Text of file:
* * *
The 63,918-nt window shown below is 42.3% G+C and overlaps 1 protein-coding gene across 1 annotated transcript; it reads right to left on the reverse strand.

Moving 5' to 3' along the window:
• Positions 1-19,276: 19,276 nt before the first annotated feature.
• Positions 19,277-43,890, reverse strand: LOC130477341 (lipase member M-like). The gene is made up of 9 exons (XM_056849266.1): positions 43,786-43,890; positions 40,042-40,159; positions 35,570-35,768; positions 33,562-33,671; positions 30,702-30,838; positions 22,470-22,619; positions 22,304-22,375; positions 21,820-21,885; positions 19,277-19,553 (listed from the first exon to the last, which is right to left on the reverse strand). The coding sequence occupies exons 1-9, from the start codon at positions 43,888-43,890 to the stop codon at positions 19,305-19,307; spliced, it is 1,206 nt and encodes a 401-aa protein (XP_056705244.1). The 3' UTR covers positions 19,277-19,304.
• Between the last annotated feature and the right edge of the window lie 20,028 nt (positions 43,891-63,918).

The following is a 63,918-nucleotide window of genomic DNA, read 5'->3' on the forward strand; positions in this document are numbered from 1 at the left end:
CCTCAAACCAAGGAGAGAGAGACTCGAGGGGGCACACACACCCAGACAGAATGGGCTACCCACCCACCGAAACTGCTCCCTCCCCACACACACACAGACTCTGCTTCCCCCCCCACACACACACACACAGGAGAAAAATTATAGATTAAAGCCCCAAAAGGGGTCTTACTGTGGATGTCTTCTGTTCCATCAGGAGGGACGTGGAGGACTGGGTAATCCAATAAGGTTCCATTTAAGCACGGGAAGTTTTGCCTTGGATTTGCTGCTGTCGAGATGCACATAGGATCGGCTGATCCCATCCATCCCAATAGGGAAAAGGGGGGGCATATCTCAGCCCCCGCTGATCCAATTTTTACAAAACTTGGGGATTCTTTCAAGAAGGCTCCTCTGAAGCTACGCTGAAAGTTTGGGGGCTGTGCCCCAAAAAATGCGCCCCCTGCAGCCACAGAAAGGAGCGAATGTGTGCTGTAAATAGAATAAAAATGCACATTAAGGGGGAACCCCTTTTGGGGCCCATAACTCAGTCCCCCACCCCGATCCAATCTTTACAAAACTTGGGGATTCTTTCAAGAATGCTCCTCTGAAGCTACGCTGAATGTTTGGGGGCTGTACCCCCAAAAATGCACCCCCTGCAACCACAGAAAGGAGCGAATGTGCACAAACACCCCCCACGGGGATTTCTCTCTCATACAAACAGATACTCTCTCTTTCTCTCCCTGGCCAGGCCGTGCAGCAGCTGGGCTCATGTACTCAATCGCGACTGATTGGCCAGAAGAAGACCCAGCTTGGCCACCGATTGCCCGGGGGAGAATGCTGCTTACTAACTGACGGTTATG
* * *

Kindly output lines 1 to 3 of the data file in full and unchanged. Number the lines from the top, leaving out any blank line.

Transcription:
The 63,918-nt window shown below is 42.3% G+C and overlaps 1 protein-coding gene across 1 annotated transcript; it reads right to left on the reverse strand.

Moving 5' to 3' along the window:
• Positions 1-19,276: 19,276 nt before the first annotated feature.